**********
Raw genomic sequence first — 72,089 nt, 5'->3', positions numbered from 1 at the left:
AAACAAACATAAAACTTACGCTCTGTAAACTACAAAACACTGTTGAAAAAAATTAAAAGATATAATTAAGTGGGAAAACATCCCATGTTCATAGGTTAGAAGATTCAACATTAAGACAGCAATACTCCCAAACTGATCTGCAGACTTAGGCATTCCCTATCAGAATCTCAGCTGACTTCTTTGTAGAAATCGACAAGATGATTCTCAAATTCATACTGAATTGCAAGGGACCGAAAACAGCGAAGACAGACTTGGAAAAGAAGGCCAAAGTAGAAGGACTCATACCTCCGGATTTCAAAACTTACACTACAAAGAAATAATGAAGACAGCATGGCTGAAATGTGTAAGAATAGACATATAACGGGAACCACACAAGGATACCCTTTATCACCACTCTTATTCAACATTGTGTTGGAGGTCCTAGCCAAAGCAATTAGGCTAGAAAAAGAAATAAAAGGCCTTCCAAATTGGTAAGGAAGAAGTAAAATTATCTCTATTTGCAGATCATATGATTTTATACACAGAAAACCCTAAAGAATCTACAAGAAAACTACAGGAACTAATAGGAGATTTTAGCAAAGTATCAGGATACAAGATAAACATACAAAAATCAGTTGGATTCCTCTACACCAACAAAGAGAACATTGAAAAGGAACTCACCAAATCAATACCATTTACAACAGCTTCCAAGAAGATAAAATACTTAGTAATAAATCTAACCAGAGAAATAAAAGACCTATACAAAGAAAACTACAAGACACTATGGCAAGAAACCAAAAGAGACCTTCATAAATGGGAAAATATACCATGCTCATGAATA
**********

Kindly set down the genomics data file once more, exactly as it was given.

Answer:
Raw genomic sequence first — 72,089 nt, 5'->3', positions numbered from 1 at the left:
AAACAAACATAAAACTTACGCTCTGTAAACTACAAAACACTGTTGAAAAAAATTAAAAGATATAATTAAGTGGGAAAACATCCCATGTTCATAGGTTAGAAGATTCAACATTAAGACAGCAATACTCCCAAACTGATCTGCAGACTTAGGCATTCCCTATCAGAATCTCAGCTGACTTCTTTGTAGAAATCGACAAGATGATTCTCAAATTCATACTGAATTGCAAGGGACCGAAAACAGCGAAGACAGACTTGGAAAAGAAGGCCAAAGTAGAAGGACTCATACCTCCGGATTTCAAAACTTACACTACAAAGAAATAATGAAGACAGCATGGCTGAAATGTGTAAGAATAGACATATAACGGGAACCACACAAGGATACCCTTTATCACCACTCTTATTCAACATTGTGTTGGAGGTCCTAGCCAAAGCAATTAGGCTAGAAAAAGAAATAAAAGGCCTTCCAAATTGGTAAGGAAGAAGTAAAATTATCTCTATTTGCAGATCATATGATTTTATACACAGAAAACCCTAAAGAATCTACAAGAAAACTACAGGAACTAATAGGAGATTTTAGCAAAGTATCAGGATACAAGATAAACATACAAAAATCAGTTGGATTCCTCTACACCAACAAAGAGAACATTGAAAAGGAACTCACCAAATCAATACCATTTACAACAGCTTCCAAGAAGATAAAATACTTAGTAATAAATCTAACCAGAGAAATAAAAGACCTATACAAAGAAAACTACAAGACACTATGGCAAGAAACCAAAAGAGACCTTCATAAATGGGAAAATATACCATGCTCATGAATA